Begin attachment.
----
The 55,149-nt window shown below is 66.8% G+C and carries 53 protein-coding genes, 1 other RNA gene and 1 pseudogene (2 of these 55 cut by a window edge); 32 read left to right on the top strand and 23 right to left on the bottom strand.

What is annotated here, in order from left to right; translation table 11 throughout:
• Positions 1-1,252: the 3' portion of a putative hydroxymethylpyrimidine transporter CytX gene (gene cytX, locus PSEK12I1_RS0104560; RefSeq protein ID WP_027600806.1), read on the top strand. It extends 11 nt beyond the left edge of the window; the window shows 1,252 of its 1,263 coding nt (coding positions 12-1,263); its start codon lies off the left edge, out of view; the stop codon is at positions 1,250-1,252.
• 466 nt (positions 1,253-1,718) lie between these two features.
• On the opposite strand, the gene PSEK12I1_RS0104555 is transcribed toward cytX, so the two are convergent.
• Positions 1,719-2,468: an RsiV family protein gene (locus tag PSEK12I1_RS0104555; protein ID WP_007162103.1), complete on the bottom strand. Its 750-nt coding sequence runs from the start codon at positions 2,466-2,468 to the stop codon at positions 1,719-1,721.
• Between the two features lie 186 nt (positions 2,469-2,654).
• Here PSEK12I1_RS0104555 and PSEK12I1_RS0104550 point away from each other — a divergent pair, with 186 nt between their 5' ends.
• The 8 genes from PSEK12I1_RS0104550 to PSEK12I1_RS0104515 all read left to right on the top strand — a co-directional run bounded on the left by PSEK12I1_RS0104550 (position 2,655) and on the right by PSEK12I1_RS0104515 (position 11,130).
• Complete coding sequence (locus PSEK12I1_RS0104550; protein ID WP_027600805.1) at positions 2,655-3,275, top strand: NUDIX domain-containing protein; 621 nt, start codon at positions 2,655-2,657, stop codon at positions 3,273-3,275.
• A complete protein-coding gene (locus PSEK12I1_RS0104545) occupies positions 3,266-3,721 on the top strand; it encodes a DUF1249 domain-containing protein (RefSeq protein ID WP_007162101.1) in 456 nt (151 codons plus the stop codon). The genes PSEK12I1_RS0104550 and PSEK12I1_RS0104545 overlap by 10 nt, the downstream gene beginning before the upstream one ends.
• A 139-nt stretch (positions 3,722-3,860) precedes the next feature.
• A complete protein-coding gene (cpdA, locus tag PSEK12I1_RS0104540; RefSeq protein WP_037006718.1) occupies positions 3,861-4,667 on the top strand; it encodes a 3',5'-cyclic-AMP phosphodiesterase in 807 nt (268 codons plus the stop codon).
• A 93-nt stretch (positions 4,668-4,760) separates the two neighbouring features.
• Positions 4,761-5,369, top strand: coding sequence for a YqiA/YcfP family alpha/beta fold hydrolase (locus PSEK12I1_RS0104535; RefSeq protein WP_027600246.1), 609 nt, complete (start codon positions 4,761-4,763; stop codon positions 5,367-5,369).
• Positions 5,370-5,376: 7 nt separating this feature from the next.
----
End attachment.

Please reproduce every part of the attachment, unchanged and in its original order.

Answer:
The 55,149-nt window shown below is 66.8% G+C and carries 53 protein-coding genes, 1 other RNA gene and 1 pseudogene (2 of these 55 cut by a window edge); 32 read left to right on the top strand and 23 right to left on the bottom strand.

What is annotated here, in order from left to right; translation table 11 throughout:
• Positions 1-1,252: the 3' portion of a putative hydroxymethylpyrimidine transporter CytX gene (gene cytX, locus PSEK12I1_RS0104560; RefSeq protein ID WP_027600806.1), read on the top strand. It extends 11 nt beyond the left edge of the window; the window shows 1,252 of its 1,263 coding nt (coding positions 12-1,263); its start codon lies off the left edge, out of view; the stop codon is at positions 1,250-1,252.
• 466 nt (positions 1,253-1,718) lie between these two features.
• On the opposite strand, the gene PSEK12I1_RS0104555 is transcribed toward cytX, so the two are convergent.
• Positions 1,719-2,468: an RsiV family protein gene (locus tag PSEK12I1_RS0104555; protein ID WP_007162103.1), complete on the bottom strand. Its 750-nt coding sequence runs from the start codon at positions 2,466-2,468 to the stop codon at positions 1,719-1,721.
• Between the two features lie 186 nt (positions 2,469-2,654).
• Here PSEK12I1_RS0104555 and PSEK12I1_RS0104550 point away from each other — a divergent pair, with 186 nt between their 5' ends.
• The 8 genes from PSEK12I1_RS0104550 to PSEK12I1_RS0104515 all read left to right on the top strand — a co-directional run bounded on the left by PSEK12I1_RS0104550 (position 2,655) and on the right by PSEK12I1_RS0104515 (position 11,130).
• Complete coding sequence (locus PSEK12I1_RS0104550; protein ID WP_027600805.1) at positions 2,655-3,275, top strand: NUDIX domain-containing protein; 621 nt, start codon at positions 2,655-2,657, stop codon at positions 3,273-3,275.
• A complete protein-coding gene (locus PSEK12I1_RS0104545) occupies positions 3,266-3,721 on the top strand; it encodes a DUF1249 domain-containing protein (RefSeq protein ID WP_007162101.1) in 456 nt (151 codons plus the stop codon). The genes PSEK12I1_RS0104550 and PSEK12I1_RS0104545 overlap by 10 nt, the downstream gene beginning before the upstream one ends.
• A 139-nt stretch (positions 3,722-3,860) precedes the next feature.
• A complete protein-coding gene (cpdA, locus tag PSEK12I1_RS0104540; RefSeq protein WP_037006718.1) occupies positions 3,861-4,667 on the top strand; it encodes a 3',5'-cyclic-AMP phosphodiesterase in 807 nt (268 codons plus the stop codon).
• A 93-nt stretch (positions 4,668-4,760) separates the two neighbouring features.
• Positions 4,761-5,369, top strand: coding sequence for a YqiA/YcfP family alpha/beta fold hydrolase (locus PSEK12I1_RS0104535; RefSeq protein WP_027600246.1), 609 nt, complete (start codon positions 4,761-4,763; stop codon positions 5,367-5,369).
• Positions 5,370-5,376: 7 nt separating this feature from the next.